Glossary -- Sudan

fiscal year (FY)
An annual period established for accounting purposes. The Sudanese fiscal year extends from July 1 to the following June 30.
GDP--(gross domestic product)
A value measure of the flow of domestic goods and services produced by an economy over a period of time, such as a year. Only output values of goods for final consumption and intermediate production are assumed to be included in the final prices. GDP is sometimes aggregated and shown at market prices, meaning that indirect taxes and subsidies are included; when these indirect taxes and subsidies have been eliminated, the result is GDP at factor cost. The word gross indicates that deductions for depreciation of physical assets have not been made. Income arising from investments and possessions owned abroad is not included, only domestic production. Hence, the use of the word domestic to distinguish GDP from gross national product (q.v.).
GNP--gross national product
The gross domestic product (q.v.) plus net income or loss stemming from transactions with foreign countries including income received from abroad by residents and subtracting payments remitted abroad to nonresidents. GNP is the broadest measurement of the output of goods and services by an economy. It can be calculated at market prices, which include indirect taxes and subsidies. Because indirect taxes and subsidies are only transfer payments, GNP is often calculated at factor cost by removing indirect taxes and subsidies.
Tradition based on the precedent of Prophet Muhammad's words and deeds that serves as one of the sources of Islamic law.
hafr (pl., hafri)
An excavated water reservoir fed by rainfall.
A word used in several senses. In general use and lower- cased, it means the leader of congregational prayers; as such it implies no ordination or special spiritual powers beyond sufficient education to carry out this function. It is also used figuratively by many Sunni (q.v.) Muslims to mean the leader of the Islamic community. Among Shia (q.v.) Muslims, the word takes on many complex and controversial meanings; in general, however, it indicates that particular descendant of the House of Ali who is believed to have been God's designated repository of the spiritual authority inherent in that line. The identity of this individual and the means of ascertaining his identity have been the major issues causing divisions among Shia.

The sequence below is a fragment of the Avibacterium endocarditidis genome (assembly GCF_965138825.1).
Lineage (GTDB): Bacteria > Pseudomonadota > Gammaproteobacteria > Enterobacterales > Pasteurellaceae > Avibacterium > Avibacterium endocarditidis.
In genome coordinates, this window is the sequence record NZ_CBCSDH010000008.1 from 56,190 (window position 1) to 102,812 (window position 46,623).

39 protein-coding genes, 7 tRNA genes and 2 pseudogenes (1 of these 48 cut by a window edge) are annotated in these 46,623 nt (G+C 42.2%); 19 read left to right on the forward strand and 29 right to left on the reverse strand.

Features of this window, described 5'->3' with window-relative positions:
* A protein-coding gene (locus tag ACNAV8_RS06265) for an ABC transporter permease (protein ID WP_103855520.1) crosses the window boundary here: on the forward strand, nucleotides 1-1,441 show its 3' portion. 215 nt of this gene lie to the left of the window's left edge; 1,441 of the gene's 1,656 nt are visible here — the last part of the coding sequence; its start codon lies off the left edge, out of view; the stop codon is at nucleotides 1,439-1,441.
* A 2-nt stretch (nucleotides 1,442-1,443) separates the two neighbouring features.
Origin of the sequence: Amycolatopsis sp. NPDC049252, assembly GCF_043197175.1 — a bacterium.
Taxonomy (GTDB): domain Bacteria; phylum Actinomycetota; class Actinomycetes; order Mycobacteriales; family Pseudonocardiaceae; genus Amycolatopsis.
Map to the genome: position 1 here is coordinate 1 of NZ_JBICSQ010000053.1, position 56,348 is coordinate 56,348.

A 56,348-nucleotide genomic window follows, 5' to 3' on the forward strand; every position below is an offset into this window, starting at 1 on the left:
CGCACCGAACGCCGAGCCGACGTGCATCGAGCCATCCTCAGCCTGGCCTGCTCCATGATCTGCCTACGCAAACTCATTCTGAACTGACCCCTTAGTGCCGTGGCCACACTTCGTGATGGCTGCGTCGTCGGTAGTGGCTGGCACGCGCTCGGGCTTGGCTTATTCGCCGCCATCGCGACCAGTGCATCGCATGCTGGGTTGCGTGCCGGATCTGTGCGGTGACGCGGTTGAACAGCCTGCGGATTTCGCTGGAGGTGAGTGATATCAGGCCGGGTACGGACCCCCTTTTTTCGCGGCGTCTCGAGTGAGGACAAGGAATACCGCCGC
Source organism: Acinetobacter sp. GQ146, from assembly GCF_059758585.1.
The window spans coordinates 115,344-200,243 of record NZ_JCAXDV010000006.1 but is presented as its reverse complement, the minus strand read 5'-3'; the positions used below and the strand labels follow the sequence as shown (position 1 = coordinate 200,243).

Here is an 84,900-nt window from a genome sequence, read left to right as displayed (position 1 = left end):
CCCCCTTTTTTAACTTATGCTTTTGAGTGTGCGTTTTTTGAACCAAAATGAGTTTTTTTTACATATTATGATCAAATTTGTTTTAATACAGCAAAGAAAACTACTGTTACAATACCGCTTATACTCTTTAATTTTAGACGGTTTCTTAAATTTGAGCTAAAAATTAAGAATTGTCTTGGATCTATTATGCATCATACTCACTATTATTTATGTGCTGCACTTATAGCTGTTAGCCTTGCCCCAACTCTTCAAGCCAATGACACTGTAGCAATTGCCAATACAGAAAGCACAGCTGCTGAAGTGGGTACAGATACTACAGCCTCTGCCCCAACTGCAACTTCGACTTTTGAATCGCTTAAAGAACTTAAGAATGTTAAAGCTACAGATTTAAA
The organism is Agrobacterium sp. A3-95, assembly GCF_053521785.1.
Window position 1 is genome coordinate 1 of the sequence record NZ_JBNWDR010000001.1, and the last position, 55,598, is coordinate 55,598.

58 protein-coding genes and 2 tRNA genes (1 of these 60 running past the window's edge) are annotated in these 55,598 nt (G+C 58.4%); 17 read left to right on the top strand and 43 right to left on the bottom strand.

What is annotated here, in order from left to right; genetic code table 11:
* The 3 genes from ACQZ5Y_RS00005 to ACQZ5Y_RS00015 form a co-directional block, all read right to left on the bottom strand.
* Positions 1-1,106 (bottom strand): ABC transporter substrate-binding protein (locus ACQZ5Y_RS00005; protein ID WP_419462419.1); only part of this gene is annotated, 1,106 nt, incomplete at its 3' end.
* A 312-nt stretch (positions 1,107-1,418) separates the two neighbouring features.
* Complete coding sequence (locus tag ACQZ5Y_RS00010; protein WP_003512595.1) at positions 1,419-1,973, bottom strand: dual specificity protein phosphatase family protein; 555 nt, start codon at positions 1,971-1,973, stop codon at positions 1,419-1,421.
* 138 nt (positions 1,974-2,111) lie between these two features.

International Monetary Fund (IMF)
Established along with the World Bank (q.v.) in 1945, the IMF is a specialized agency affiliated with the United Nations and is responsible for stabilizing international exchange rates and payments. The main business of the IMF is the provision of loans to its members (including industrialized and developing countries) when they experience balance of payments difficulties. These loans frequently carry conditions that require substantial internal economic adjustments by the recipients, most of which are developing countries.
Peninsula or island; with upper case, term refers to the cultivated lands south of Khartoum between the Blue Nile and the White Nile.
Located in the area of latitude 16o in northwest Darfur and in Chad; region beyond the semidesert where the late rains produce a combination of grass and herbaceous plants in winter such that camels and sheep can graze without additional water supply.
Small Islamic rural school that stressed memorization of the Quran and provided some instruction in the reading and writing of Arabic.
Formerly, among nomadic and seminomadic Arab groups, an administrative and local court under a nazir, comprising several umudiyat (q.v.). A naziriyah included either an entire tribe or a section of a large tribe.
General term used for sand dunes.
A narrow band of land bordering the southern Sahara, stretching across Africa. It is characterized by an average annual rainfall of between 150 and 500 millimeters and is mainly suited to pastoralism.